Assembling a team of experts including Arthur (Joseph Gorden-Levitt) his most experienced partner, Eames (Tom Hardy) a proficient rival who has the ability to appear as anyone in the dream environment, and Yusuf (Dileep Rao) the chemist who induces people into the dreams, Cobb sets out to attempt the impossible. But he also needs someone who can construct the dreamscape that Fischer will be taken through. For this, he recruits a young student named Ariadne (Ellen Page), whose mind is so proficient that she can construct mazelike worlds that come from the school of M.C. Escher, essential for keeping the dreamer in unfamiliar surroundings. For if the dreamer is someplace familiar and the details are not just right, they can discover the truth and all the effort will be for naught (which, for me, doesn't quite make sense, because my dreams approach nowhere near a normal world, let alone normal surroundings). Rounding out the group is Saito himself, who is there to ensure that everything goes according to plan.
          With this setup, Nolan is free to take the audience on an adventure through the subconscious that literally bends the three dimensions. And because it's a dream world, created in the subconscious by the designer, the surroundings can be anything and manipulated in any way, which enables the film to create some originally clever environments. But the danger is that if the person who is dreaming discovers that he's dreaming, he can subconsciously fight back, projecting from his subconscious armed guards, for example, to protect him, which enables the film to create some originally surreal environments. And on top of that, because the dreamer's body still inhabits the real world, anything that affects the sleeping body, such as the balance orientation from falling (the inner ear), will manifest itself upon that dream world, which enables the film to create some originally psychedelic environments. In short, with floating bodies, twisting cityscapes, and real honest to goodness Dream Warriors, Inception is one of the most visually engaging and exciting films I've seen in a long time; though comparisons to The Matrix and James Bond films may be inevitable.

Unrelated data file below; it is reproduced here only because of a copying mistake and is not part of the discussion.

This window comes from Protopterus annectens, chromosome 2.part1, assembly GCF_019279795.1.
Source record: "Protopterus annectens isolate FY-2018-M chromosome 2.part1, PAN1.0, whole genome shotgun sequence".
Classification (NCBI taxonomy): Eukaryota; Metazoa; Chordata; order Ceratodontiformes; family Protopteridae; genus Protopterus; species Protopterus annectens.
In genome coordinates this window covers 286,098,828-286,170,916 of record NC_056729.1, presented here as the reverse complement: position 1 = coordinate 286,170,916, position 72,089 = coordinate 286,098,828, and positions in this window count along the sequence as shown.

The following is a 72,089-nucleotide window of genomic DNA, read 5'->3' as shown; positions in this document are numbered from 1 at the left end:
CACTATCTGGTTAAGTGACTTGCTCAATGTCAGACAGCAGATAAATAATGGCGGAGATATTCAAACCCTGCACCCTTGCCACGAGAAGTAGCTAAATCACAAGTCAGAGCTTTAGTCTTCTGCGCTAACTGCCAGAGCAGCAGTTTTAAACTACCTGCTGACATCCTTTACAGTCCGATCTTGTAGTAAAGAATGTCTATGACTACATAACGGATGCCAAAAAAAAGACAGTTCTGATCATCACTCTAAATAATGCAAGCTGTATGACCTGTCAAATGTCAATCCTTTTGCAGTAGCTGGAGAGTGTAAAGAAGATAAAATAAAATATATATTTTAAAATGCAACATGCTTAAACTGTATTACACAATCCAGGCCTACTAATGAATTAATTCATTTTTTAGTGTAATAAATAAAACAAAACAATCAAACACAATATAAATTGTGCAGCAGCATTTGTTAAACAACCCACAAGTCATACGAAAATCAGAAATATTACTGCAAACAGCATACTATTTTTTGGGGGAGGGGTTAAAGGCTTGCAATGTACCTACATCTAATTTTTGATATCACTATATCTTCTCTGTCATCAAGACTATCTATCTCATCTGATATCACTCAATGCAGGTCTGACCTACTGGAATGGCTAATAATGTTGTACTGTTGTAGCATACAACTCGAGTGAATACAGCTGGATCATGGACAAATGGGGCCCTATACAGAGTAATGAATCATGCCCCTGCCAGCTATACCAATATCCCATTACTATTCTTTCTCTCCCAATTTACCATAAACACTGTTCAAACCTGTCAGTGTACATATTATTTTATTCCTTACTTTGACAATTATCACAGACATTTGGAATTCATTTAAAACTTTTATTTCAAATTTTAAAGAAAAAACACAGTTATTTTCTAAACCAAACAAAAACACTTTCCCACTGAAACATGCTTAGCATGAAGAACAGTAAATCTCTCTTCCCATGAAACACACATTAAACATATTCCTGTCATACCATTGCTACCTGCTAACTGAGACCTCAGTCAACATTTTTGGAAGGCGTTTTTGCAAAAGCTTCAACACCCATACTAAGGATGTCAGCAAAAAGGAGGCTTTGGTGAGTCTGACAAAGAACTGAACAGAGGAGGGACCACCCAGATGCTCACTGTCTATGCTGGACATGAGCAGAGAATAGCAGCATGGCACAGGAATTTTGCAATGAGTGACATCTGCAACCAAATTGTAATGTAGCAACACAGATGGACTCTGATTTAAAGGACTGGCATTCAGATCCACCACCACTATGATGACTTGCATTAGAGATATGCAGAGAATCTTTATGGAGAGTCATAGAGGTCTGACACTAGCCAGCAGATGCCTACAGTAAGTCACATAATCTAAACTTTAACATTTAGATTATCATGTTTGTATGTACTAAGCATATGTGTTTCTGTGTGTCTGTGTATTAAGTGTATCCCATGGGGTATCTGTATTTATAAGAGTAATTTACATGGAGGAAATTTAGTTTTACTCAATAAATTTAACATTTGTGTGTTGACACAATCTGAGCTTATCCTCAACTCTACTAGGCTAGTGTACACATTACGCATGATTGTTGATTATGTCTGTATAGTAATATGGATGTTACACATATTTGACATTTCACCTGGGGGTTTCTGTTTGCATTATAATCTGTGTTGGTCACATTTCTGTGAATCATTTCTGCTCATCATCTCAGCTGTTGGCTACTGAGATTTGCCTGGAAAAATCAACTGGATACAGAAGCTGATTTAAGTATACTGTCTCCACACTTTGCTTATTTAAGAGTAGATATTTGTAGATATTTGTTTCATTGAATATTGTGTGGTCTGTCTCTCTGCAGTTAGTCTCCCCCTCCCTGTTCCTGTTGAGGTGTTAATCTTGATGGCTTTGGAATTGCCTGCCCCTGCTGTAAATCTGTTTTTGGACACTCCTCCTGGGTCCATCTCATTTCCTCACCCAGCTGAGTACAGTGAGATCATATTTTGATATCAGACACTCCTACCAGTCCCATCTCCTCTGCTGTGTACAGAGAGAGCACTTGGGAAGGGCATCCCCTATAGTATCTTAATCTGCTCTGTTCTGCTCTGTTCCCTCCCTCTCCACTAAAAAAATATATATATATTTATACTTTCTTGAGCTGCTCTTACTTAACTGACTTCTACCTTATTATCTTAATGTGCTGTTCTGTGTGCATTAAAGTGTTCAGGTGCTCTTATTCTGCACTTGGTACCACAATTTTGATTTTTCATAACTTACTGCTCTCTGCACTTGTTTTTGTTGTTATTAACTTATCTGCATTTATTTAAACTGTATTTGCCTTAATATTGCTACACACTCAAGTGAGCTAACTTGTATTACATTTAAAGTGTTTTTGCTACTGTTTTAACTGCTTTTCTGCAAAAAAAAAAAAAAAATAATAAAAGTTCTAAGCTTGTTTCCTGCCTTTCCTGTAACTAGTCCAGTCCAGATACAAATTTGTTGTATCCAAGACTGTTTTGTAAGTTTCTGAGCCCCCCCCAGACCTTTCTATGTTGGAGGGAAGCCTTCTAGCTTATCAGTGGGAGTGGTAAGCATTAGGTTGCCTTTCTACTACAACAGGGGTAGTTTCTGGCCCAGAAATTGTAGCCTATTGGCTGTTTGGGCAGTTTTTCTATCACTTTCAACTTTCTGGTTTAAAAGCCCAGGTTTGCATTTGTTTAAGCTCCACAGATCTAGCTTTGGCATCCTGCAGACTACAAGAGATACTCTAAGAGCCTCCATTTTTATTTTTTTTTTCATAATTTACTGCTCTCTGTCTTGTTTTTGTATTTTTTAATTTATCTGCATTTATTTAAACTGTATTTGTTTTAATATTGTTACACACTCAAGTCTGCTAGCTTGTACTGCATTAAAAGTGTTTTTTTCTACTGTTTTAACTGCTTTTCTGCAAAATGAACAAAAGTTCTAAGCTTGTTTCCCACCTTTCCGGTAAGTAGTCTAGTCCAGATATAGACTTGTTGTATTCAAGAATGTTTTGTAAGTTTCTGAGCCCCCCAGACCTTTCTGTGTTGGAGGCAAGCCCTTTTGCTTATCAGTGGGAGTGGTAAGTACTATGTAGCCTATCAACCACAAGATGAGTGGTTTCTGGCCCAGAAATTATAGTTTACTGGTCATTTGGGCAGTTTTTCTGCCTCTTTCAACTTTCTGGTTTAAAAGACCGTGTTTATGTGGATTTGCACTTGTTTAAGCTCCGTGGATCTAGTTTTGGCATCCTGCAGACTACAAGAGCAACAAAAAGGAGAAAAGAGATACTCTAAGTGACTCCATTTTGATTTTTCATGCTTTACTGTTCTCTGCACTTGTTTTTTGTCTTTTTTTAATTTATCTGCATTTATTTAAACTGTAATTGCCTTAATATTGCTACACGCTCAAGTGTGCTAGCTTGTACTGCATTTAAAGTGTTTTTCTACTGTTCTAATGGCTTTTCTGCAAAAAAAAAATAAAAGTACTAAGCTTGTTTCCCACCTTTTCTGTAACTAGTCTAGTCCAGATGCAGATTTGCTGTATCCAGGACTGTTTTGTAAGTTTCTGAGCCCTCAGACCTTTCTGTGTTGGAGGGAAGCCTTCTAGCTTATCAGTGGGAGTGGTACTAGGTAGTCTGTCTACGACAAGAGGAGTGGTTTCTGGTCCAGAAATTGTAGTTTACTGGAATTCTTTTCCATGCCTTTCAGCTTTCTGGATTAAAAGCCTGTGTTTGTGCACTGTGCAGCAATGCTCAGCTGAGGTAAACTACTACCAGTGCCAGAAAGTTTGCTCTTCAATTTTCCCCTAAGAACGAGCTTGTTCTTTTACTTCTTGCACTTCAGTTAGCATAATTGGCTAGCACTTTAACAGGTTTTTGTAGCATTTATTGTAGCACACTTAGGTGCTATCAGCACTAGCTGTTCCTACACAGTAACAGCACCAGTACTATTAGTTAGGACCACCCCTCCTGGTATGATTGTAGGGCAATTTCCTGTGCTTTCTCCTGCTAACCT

Of course, the goal isn't to play scientist. Nolan is not going for an accurate representation of how the subconscious works in the dream state, no more than Wes Craven was in Nightmare on Elm Street. The goal of the film is to be realistic and consistent enough within the parameters that it establishes, so that it achieves the suspension of disbelief, and the audience allows itself to be drawn in. And so, there's just enough explanation of the subconscious dream state, usually within ten minutes of a question being raised (how convenient!), that the audience will play along and Nolan can get on with telling the very exciting story that he wants to tell. If you want to delve deeper into the accuracies of the subconscious, consult your local psychiatrist. Besides, where's the fun in films if we followed with 100% accuracy the scientific laws? Would sound travel though space in Star Wars? Would the vampires in Twilight sparkle? Could Armageddon be an even better movie if it followed the laws of physics? Nah, nothing can make that film good.